I am trying to understand the proof for the Kullback-Leibler divergence between two multivariate normal distributions. On the way, a sort of trace trick is applied for the expectation of the quadratic form $$E[ (x-\mu)^T \Sigma^{-1} (x-\mu) ]= \operatorname{trace}(E[(x-\mu)(x-\mu)^T)] \Sigma^{-1}),$$

where $x$ is MV-normal with mean $\mu$ and covariance matrix $\Sigma$. The expectation is taken over $x$.

I would like to understand why this identity holds. I think more than one step is taken at once. I believe, $\operatorname{trace}(E[(x-\mu)(x-\mu)^T] \Sigma^{-1})$ = $\operatorname{trace}(E[(x-\mu) \Sigma^{-1} (x-\mu)^T])$, but where does the trace come from?

  • 5
    $\begingroup$ The "trace trick" is the cyclic property of the trace operator: If the matrix products make sense, then $\operatorname{tr} (ABC) = \operatorname{tr}(CAB) = \operatorname{tr}(BCA)$. $\endgroup$
    – grand_chat
    Commented Apr 10, 2017 at 23:30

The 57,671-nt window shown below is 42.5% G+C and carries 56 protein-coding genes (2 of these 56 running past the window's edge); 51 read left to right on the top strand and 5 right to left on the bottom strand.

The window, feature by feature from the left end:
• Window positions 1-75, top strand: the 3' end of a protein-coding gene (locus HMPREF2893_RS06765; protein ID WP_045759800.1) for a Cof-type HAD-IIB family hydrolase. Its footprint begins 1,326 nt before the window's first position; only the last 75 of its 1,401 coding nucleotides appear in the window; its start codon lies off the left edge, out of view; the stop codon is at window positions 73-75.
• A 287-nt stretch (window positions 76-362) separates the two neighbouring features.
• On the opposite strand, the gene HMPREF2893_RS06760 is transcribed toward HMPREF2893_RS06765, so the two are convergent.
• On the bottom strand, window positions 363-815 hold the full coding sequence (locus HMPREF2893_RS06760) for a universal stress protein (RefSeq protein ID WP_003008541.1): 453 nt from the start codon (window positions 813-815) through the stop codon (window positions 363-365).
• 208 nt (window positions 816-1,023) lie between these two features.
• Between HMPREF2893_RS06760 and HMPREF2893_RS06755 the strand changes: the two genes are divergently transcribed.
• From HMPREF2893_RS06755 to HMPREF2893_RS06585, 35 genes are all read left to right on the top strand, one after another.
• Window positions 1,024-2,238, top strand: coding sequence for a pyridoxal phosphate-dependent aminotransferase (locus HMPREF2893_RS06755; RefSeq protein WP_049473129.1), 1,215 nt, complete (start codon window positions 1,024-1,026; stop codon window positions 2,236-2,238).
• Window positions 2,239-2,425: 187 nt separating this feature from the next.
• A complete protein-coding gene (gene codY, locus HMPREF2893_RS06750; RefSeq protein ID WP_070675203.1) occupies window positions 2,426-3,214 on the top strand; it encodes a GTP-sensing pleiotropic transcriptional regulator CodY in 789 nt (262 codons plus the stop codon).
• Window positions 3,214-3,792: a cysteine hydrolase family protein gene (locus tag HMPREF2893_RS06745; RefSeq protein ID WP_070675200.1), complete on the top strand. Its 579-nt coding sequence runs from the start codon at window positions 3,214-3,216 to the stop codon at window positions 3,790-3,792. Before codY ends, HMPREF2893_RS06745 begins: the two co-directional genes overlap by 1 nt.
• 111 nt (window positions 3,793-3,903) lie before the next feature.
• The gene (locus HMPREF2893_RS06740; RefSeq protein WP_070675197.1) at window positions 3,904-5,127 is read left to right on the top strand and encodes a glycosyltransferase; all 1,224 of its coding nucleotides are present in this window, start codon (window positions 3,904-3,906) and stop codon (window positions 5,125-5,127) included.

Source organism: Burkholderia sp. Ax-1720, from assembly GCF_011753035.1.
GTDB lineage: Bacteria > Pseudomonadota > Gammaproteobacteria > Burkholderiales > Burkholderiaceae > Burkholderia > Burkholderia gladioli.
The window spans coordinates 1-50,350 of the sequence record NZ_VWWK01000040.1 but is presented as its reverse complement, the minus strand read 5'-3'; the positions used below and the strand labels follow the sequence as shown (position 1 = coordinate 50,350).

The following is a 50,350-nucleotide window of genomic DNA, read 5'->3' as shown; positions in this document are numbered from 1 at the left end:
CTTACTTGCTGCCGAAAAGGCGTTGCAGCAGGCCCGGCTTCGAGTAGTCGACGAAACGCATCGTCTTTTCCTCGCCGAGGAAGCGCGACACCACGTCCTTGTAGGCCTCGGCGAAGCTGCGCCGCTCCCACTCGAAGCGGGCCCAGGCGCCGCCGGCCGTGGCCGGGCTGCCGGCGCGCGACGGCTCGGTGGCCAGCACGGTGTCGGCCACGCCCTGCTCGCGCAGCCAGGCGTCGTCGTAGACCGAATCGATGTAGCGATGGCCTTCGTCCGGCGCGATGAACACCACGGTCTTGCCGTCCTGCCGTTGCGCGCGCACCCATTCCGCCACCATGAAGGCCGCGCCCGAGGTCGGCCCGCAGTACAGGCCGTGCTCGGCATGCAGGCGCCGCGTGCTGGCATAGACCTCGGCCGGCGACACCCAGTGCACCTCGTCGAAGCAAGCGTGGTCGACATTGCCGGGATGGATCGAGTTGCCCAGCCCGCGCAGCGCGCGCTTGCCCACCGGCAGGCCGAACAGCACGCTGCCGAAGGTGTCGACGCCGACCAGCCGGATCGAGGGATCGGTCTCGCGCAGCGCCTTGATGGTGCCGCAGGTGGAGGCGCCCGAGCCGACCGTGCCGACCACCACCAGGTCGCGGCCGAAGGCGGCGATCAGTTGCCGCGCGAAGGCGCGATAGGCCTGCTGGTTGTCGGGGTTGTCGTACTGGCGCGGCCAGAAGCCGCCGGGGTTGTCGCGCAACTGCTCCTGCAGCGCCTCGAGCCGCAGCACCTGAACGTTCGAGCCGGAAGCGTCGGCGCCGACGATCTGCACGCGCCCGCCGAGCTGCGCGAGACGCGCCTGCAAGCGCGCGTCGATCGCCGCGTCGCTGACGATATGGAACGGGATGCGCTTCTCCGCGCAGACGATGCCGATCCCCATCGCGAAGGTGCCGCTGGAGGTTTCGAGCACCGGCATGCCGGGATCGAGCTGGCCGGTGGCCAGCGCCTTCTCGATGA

• $\begingroup$ Remember that a quadratic form is always a scalar (1x1 matrix). $\endgroup$
    – igorkf
    Commented Mar 10 at 2:09

2 Answers 2


Where does the trace come from?

A real number can be thought of as a $1 \times 1$ matrix, and its trace is itself. Thus $$(x-\mu)^\top \Sigma^{-1} (x-\mu) = \operatorname{tr}\left((x-\mu)^\top \Sigma^{-1} (x-\mu)\right)$$

More than one step is taken at once.

After applying the above step, use the cyclic property of the trace to obtain $$\operatorname{tr}\left((x-\mu)^\top \Sigma^{-1} (x-\mu)\right) = \operatorname{tr}\left((x-\mu)(x-\mu)^\top \Sigma^{-1} \right)$$ By linearity of the trace operator, you can push the expectation inside $$E \operatorname{tr}\left((x-\mu)(x-\mu)^\top \Sigma^{-1} \right) = \operatorname{tr}\left(E\left[(x-\mu)(x-\mu)^\top\right] \Sigma^{-1} \right).$$


To add to @angryavian's answer, you can swap expectation and trace because, $$ tr(E[A]) = tr(\begin{bmatrix} E[a_{11}] & \dots & \\ \vdots & E[a_{22}] & \\ & & \ddots\end{bmatrix}) = \sum\limits_{i=1}^N E[a_{ii}]=E[\sum\limits_{i=1}^N a_{ii}] = E[tr(A)] $$


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